By MARK EVANS
No members of the public spoke during a public hearing held just prior to the Dec. 21 Ste. Genevieve R-II Board of Education meeting.
The hearing dealt with the district’s reopening plan and its dealing with close contact situations, parental notification and other topics recently touched on by Missouri Attorney General Eric Schmitt.
Dr. Julie Flieg, superintendent of schools, went over the district’s reaction to Schmitt’s letter of Dec. 7. After reviewing the Nov. 22 Cole County Circuit Court ruling in Robinson vs. Missouri Dept. of Health and Senior Services, Schmitt said that it is unconstitutional for the Department of Health and Senior Services (DHSS) to allow each county health department to institute its own policy regarding COVID-19 and other health precautions.
Flieg said that after sharing the letter with other administrators, she then discussed it with Jennifer Mueller, executive director of the Ste. Genevieve County Health Department.
“We talked through what the implications of that letter meant for us in our community and took some time and really let the health department decide what they needed to do and what they needed to do in order to comply,” Flieg said.
That led to some tweaks to the district’s quarantine policy.
“As we have said all along, we don’t believe that as public school employees that we have the authority to issue quarantine orders for anyone,” Flieg said. “So, that’s kind of where we’re at. They’re ‘strongly encouraging,’ we’re ‘strongly encouraging.’ We are doing contact tracing when we know there’s a positive case in our buildings, and notifying the parents.”
Flieg also noted that Missouri State Ordinance 167.191, which has been in effect since August 28, 1963, makes it “unlawful” for any child to attend public schools while infected by “any infectious disease or while liable to transmit any such disease after having been exposed to it.” It gives the teacher or school board the power to insist the child see a doctor and states that they can be excluded from school as long as they pose a risk to transmit the disease.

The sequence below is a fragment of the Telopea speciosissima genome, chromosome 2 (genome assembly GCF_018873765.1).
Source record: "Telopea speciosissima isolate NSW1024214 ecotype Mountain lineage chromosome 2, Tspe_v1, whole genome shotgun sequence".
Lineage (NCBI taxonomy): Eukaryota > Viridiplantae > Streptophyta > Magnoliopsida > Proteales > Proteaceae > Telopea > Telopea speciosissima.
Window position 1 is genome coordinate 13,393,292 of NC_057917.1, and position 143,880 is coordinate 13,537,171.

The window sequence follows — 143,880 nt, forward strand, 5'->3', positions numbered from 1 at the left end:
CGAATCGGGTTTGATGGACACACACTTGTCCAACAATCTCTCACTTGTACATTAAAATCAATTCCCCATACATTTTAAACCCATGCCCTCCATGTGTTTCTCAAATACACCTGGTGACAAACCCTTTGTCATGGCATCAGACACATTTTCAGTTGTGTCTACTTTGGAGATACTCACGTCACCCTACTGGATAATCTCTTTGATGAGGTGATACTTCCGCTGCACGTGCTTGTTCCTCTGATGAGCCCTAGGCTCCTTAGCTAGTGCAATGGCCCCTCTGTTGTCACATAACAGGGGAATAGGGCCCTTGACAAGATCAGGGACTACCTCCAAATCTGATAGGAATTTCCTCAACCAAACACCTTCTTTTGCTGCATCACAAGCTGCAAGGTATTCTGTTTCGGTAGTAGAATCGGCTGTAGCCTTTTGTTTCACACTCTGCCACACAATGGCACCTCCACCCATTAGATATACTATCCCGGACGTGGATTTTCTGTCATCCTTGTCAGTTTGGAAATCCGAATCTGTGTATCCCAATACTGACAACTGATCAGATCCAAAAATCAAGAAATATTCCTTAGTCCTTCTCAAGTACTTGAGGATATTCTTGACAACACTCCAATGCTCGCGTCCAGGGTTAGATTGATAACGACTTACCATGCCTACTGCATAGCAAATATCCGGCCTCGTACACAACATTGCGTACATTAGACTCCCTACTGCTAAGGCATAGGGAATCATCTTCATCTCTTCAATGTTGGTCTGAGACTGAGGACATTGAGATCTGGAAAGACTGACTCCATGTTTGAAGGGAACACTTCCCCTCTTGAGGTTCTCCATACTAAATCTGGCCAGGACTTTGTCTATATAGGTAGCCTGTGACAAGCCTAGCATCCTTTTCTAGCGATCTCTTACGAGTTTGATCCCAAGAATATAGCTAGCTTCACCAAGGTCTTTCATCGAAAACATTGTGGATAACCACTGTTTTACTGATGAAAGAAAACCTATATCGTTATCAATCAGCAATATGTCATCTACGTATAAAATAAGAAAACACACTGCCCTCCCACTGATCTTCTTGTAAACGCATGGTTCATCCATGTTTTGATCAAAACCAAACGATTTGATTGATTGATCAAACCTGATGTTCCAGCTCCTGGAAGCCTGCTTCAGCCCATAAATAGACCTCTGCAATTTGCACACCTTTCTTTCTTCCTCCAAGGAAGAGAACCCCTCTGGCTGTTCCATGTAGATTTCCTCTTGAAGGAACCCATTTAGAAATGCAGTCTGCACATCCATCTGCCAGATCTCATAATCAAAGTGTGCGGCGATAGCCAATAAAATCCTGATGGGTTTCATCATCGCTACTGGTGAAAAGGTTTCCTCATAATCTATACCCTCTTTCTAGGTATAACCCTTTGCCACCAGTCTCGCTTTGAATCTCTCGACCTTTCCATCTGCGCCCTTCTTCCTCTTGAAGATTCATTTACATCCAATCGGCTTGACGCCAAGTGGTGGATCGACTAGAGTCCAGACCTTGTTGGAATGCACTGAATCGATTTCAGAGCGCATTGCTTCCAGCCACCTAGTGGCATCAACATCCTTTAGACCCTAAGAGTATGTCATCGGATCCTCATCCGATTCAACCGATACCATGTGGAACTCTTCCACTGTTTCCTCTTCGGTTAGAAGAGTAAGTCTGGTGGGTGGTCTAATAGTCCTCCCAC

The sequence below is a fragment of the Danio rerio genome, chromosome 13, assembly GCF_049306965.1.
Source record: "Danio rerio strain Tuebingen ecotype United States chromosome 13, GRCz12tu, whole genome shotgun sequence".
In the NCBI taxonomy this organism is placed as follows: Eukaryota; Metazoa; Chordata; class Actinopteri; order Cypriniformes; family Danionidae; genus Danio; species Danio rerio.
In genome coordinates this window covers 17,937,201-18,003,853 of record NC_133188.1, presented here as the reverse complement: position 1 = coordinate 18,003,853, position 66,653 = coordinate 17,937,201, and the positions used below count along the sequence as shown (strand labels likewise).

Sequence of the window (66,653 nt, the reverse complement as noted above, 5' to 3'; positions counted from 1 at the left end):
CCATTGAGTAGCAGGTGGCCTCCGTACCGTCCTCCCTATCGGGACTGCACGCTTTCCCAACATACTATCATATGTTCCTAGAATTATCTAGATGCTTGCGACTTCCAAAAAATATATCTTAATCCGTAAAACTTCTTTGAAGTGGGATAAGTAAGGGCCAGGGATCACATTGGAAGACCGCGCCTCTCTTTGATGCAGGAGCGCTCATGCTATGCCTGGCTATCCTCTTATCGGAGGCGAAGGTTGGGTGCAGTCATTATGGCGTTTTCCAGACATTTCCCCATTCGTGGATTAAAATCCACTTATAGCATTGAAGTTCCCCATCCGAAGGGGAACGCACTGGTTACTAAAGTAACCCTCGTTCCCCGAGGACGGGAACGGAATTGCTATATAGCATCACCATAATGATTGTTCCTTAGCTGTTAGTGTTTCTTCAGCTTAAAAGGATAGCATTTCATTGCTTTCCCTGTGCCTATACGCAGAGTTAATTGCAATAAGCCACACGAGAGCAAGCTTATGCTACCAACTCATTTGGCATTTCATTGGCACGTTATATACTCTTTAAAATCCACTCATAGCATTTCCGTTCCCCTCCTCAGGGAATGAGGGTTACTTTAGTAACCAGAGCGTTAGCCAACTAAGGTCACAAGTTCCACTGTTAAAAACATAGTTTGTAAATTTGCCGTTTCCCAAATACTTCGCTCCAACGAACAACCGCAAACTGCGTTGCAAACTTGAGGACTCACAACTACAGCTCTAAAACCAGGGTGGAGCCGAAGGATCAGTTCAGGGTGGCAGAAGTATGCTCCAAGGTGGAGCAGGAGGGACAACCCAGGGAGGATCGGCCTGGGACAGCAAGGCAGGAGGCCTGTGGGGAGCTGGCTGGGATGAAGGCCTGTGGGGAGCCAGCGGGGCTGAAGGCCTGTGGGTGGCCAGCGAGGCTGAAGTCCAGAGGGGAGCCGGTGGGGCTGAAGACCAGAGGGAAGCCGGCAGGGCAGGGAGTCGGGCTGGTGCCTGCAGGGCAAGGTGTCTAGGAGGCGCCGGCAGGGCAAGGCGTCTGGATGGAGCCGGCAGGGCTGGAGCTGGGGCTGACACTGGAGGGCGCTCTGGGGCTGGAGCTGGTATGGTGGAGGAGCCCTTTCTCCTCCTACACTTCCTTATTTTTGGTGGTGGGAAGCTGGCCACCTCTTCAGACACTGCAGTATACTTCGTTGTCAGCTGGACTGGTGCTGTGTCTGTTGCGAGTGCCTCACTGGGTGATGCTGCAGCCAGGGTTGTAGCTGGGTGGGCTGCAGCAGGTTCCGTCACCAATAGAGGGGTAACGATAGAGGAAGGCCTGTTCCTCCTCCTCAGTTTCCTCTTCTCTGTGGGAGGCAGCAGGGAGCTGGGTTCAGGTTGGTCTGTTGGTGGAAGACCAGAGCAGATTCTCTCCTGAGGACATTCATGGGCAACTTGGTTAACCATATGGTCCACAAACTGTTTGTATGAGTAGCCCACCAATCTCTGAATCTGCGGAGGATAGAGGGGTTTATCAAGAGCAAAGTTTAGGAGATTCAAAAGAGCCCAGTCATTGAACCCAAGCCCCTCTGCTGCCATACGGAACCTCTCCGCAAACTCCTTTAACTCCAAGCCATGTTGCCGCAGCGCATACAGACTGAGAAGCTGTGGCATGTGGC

R-II students who test positive for COVID-19 will be provided virtual instruction for the identified period of illness.
“Our nurses have always called parents when kids become sick at school,” Flieg said. “We are continuing to do that. It seems like the last two weeks at school we have a lot – and I do mean a lot – of Influenza A going around.”
She also said that the definition of “close contact” has not changed and that the district continues to “strongly encourage” students and staff to wear some type of face coverings. They are still required on school buses, due to federal mandate, she noted.
David Bova, board president, said he wanted to clarify one point.
“We have not and will not quarantine,” he said. “That’s the health department’s role. We identify close contacts and notify the parents.”